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Novel Frontline Combinations With Ibrutinib in CLL

Insights From: Michael Choi, MD, UC San Diego Medical Center; Matthew S. Davids, MD, Dana-Farber Cancer Institute; William Wierda, MD, PhD, MD Anderson Cancer Center
Published: Monday, May 07, 2018



Transcript: 

Michael Choi, MD: The combination of ibrutinib and obinutuzumab was explored as part of a large French study looking at the possibility of frontline options that achieved MRD [minimal residual disease] negativity without the inclusion of chemotherapy drugs, purine analogs, or alkylating agents. This trial had all patients receive obinutuzumab and ibrutinib in combination at first with the thought that patients who have detectable disease would then receive standard chemoimmunotherapy afterwards with the goal of ultimately achieving MRD-negative remissions.

They’ve reported on the patients up until that first endpoint with the combination of ibrutinib and obinutuzumab. They also reported the universally successful outcomes with a 100% response rate. But they did note that not all patients, or not many patients, achieved that MRD negativity: I think it was about 10% or so. So, they did note that most of the patients still needed to receive chemoimmunotherapy afterwards with the goal of achieving MRD negativity. I do think that this study is still successful in showing the feasibility of that combination and the safety of that combination, as well as that the combination did achieve high response rates.

Matthew S. Davids, MD: At the ASH [American Society of Hematology] meeting, we had a number of different combinations of drugs. We had antibodies put together with single-agent BTK [Bruton’s tyrosine kinase] inhibitors and antibodies put together with venetoclax. We had a very exciting study from Kerry Rogers and colleagues from the Ohio State University updating their data on the 3-drug combination combining the CD20 antibody obinutuzumab with ibrutinib and venetoclax. It was a 3-drug study for both frontline and relapsed/refractory treatment of CLL.

This was a phase Ib/II study. They had originally reported the phase Ib results at the ASH meeting the year before, which defined the dose of venetoclax at 400 mg as being safe to use. In this update at the 2017 ASH meeting, Dr Rogers presented data on the upfront cohort of 25 patients treated with this 3-drug regimen as a chemotherapy-free approach to the initial therapy of CLL—a very exciting study.

They generally saw good tolerability. They started each drug 1 at a time to try to help tease out the different toxicities and to help reduce the risk of tumor lysis syndrome from venetoclax. They did see a fair number of infusional-related reactions to obinutuzumab, and that’s the antibody that they started with. We have some data now suggesting that perhaps starting with an ibrutinib-based regimen  then introducing obinutuzumab might mitigate those infusion reactions a bit. But nonetheless, in general, the tolerability of their approach was quite good.

I think the results were also striking: Nearly all of their patients responded. About half of the patients achieved complete remission, and most of those patients actually achieved MRD undetectability. That’s without the need for chemotherapy. So, I think it’s a very exciting development. But really, the key is going to be to know whether these are durable effects. They’ve designed their regimen to last for about 14 months, and it’s certainly nice that it’s a time-limited approach. It does not require ongoing maintenance therapy. But we just don’t know yet whether those patients are going to relapse shortly after they finish the treatments, or whether these may be durable effects as we’ve seen with the older chemotherapy approaches.

Another study that was very exciting at the ASH meeting was from the MD Anderson group and presented by Nitin Jain looking at the combination of ibrutinib and venetoclax. Their study looked at both the frontline setting and the relapsed/refractory setting. I found the results in the frontline cohort to be particularly exciting. All the patients responded. Their study started with ibrutinib monotherapy, and as expected, despite having good responses, they did not see a lot of complete remissions or MRD undetectability with ibrutinib alone.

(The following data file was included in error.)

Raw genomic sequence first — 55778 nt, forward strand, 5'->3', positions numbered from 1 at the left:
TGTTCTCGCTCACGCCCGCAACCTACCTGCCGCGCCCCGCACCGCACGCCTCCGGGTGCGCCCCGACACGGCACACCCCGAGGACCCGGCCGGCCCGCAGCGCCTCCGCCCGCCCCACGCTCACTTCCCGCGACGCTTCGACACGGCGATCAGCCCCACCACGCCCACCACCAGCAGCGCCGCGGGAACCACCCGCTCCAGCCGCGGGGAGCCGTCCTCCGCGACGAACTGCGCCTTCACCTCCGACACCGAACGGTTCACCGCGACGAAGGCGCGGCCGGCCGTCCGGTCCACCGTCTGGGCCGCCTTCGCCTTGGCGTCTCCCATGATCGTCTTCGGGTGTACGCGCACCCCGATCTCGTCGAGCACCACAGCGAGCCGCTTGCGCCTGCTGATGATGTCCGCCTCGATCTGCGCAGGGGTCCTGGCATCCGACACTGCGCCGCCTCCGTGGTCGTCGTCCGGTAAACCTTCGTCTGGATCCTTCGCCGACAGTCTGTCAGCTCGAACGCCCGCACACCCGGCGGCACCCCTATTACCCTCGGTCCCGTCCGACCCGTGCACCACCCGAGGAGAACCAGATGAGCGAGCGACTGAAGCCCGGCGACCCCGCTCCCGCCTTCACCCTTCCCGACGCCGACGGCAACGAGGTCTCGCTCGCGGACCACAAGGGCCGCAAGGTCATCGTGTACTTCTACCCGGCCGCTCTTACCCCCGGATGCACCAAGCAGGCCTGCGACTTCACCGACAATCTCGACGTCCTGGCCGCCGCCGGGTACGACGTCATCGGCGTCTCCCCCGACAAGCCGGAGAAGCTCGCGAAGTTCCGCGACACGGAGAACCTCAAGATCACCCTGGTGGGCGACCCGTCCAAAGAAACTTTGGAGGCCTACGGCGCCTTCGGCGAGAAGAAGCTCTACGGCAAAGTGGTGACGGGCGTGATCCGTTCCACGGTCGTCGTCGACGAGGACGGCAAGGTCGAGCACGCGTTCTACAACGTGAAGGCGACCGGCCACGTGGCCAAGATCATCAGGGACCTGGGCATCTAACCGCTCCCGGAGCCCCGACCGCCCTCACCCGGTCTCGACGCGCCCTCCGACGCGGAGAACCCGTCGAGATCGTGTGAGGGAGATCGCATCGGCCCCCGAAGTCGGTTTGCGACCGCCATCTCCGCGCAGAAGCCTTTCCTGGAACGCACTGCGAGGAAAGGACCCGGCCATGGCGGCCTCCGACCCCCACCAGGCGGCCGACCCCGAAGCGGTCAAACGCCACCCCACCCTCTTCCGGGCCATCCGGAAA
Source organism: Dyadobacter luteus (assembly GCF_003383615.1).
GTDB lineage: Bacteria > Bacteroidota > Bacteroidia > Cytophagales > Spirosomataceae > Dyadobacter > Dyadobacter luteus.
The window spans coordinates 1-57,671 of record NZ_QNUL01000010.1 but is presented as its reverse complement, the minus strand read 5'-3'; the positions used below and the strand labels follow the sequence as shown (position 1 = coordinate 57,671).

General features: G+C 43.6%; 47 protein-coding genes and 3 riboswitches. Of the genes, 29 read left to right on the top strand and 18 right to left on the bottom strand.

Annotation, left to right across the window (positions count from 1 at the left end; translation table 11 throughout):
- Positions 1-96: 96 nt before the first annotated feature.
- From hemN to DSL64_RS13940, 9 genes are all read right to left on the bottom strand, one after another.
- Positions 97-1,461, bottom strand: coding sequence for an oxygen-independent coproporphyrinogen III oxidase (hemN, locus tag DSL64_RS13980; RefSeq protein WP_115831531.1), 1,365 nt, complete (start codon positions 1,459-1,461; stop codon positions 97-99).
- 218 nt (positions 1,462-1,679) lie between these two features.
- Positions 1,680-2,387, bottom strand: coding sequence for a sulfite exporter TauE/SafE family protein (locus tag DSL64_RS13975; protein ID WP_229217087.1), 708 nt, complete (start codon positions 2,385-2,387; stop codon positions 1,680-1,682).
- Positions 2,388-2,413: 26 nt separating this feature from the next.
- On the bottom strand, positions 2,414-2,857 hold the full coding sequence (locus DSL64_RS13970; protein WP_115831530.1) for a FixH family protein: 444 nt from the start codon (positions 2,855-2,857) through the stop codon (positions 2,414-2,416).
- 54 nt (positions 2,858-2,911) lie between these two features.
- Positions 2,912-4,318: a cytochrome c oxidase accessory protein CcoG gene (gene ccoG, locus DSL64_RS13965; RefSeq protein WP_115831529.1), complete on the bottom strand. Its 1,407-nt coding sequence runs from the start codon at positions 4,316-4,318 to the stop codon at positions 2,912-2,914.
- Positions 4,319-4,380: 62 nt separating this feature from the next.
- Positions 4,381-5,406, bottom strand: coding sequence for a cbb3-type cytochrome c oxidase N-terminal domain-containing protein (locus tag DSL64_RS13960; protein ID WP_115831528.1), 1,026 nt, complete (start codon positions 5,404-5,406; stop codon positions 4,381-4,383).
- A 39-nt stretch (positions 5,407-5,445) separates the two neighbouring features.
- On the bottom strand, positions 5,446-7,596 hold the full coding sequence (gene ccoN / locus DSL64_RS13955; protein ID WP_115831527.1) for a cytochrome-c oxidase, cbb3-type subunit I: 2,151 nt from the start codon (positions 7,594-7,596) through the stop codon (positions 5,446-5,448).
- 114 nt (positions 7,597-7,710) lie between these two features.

But when they added in venetoclax, they saw those complete remission rates go up quite dramatically—as well as the rates of MRD undetectability, which went as high as 60% in bone marrow—in patients without the need for chemoimmunotherapy. So, I think that’s a very promising result, particularly as most of our CLL patients are older and frailer patients who may not tolerate chemotherapy-based regimens. I think what’s exciting about Dr Jain’s regimen is that something could be available for most patients with CLL who need treatment.

Another study that was presented at the ASH meeting was my own study of ibrutinib with FCR [fludarabine/cyclophosphamide/rituximab]. This is a regimen that’s geared more toward the young, fit patients, so we have to remember that it’s only something we could use in a relatively small group of CLL patients. But I think one of the reasons we were particularly excited about our data is that we saw rates of MRD undetectability of around 83% in the bone marrow. This was across patients with both mutated and unmutated IGHV CLL. As far as we know, this is the highest rate of MRD undetectability that has ever been described for a regimen for CLL. And so, we think this is a very promising approach for that young, fit population.

Michael Choi, MD: FCR is a very active regimen for patients with CLL, and we’ve seen from the German trials and the MD Anderson trials that some patients have extremely long remissions following this treatment. However, there are some patients who don’t have that quality of remission, particularly those with unmutated immunoglobulin genes. Based on that, Dr Davids and his colleagues conducted a multicenter trial to look at the combination of ibrutinib with FCR, dubbed I-FCR. They enrolled patients who were younger, so the patient population was by definition younger than age 65. They ended up having a fair number of patients with adverse prognostic factors, including a few patients with deletion 17p and more than half of their patients with unmutated immunoglobulin genes.

At this past ASH meeting, Dr Davids presented the results from 35 of his patients. He showed that the response rate was universal. All of his patients responded. Only about a third of them had complete responses, but something that was striking to me was that more than 80% of patients had undetectable residual disease in their bone marrow following treatment. This to me suggests that some of those patients may be able to discontinue treatment and not have an immediate relapse—something that we don’t usually expect with ibrutinib alone—at a higher incidence than we would have expected with FCR alone. I am excited to see the full results of this trial. I do know that they are enrolling more patients, including a cohort that will stop ibrutinib upon achievement of MRD-negative bone marrow with the option to resume ibrutinib in the future if the disease recurs. I think studies like this will be very useful for deciding on optimal therapy for our patients.